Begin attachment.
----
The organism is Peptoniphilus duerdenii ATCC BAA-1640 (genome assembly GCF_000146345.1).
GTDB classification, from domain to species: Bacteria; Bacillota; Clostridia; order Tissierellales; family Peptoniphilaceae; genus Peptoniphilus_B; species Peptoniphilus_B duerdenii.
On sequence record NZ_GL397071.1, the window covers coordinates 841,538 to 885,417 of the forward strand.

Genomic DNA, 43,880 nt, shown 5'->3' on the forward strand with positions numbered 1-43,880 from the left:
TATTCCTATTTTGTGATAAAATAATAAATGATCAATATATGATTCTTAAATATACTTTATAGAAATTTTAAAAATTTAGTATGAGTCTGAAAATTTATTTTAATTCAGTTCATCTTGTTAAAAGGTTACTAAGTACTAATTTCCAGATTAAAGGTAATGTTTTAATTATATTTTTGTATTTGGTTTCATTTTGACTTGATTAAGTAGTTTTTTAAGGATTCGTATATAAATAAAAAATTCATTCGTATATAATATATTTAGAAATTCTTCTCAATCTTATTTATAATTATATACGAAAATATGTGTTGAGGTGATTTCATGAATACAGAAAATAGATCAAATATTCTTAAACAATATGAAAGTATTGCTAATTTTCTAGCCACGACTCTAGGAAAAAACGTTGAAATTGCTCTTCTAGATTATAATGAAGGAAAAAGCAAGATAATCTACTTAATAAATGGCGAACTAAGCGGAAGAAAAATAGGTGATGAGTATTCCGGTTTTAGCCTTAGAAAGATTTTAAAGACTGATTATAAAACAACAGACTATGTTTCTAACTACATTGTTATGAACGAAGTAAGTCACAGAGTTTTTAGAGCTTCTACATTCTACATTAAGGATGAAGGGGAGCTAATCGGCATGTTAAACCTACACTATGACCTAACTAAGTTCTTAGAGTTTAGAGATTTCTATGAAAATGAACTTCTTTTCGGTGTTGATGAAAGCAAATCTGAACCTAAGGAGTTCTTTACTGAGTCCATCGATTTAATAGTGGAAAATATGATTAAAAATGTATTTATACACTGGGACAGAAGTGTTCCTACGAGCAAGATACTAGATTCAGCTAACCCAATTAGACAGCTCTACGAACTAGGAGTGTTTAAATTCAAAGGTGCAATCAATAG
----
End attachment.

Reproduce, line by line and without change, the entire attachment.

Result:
The organism is Peptoniphilus duerdenii ATCC BAA-1640 (genome assembly GCF_000146345.1).
GTDB classification, from domain to species: Bacteria; Bacillota; Clostridia; order Tissierellales; family Peptoniphilaceae; genus Peptoniphilus_B; species Peptoniphilus_B duerdenii.
On sequence record NZ_GL397071.1, the window covers coordinates 841,538 to 885,417 of the forward strand.

Genomic DNA, 43,880 nt, shown 5'->3' on the forward strand with positions numbered 1-43,880 from the left:
TATTCCTATTTTGTGATAAAATAATAAATGATCAATATATGATTCTTAAATATACTTTATAGAAATTTTAAAAATTTAGTATGAGTCTGAAAATTTATTTTAATTCAGTTCATCTTGTTAAAAGGTTACTAAGTACTAATTTCCAGATTAAAGGTAATGTTTTAATTATATTTTTGTATTTGGTTTCATTTTGACTTGATTAAGTAGTTTTTTAAGGATTCGTATATAAATAAAAAATTCATTCGTATATAATATATTTAGAAATTCTTCTCAATCTTATTTATAATTATATACGAAAATATGTGTTGAGGTGATTTCATGAATACAGAAAATAGATCAAATATTCTTAAACAATATGAAAGTATTGCTAATTTTCTAGCCACGACTCTAGGAAAAAACGTTGAAATTGCTCTTCTAGATTATAATGAAGGAAAAAGCAAGATAATCTACTTAATAAATGGCGAACTAAGCGGAAGAAAAATAGGTGATGAGTATTCCGGTTTTAGCCTTAGAAAGATTTTAAAGACTGATTATAAAACAACAGACTATGTTTCTAACTACATTGTTATGAACGAAGTAAGTCACAGAGTTTTTAGAGCTTCTACATTCTACATTAAGGATGAAGGGGAGCTAATCGGCATGTTAAACCTACACTATGACCTAACTAAGTTCTTAGAGTTTAGAGATTTCTATGAAAATGAACTTCTTTTCGGTGTTGATGAAAGCAAATCTGAACCTAAGGAGTTCTTTACTGAGTCCATCGATTTAATAGTGGAAAATATGATTAAAAATGTATTTATACACTGGGACAGAAGTGTTCCTACGAGCAAGATACTAGATTCAGCTAACCCAATTAGACAGCTCTACGAACTAGGAGTGTTTAAATTCAAAGGTGCAATCAATAG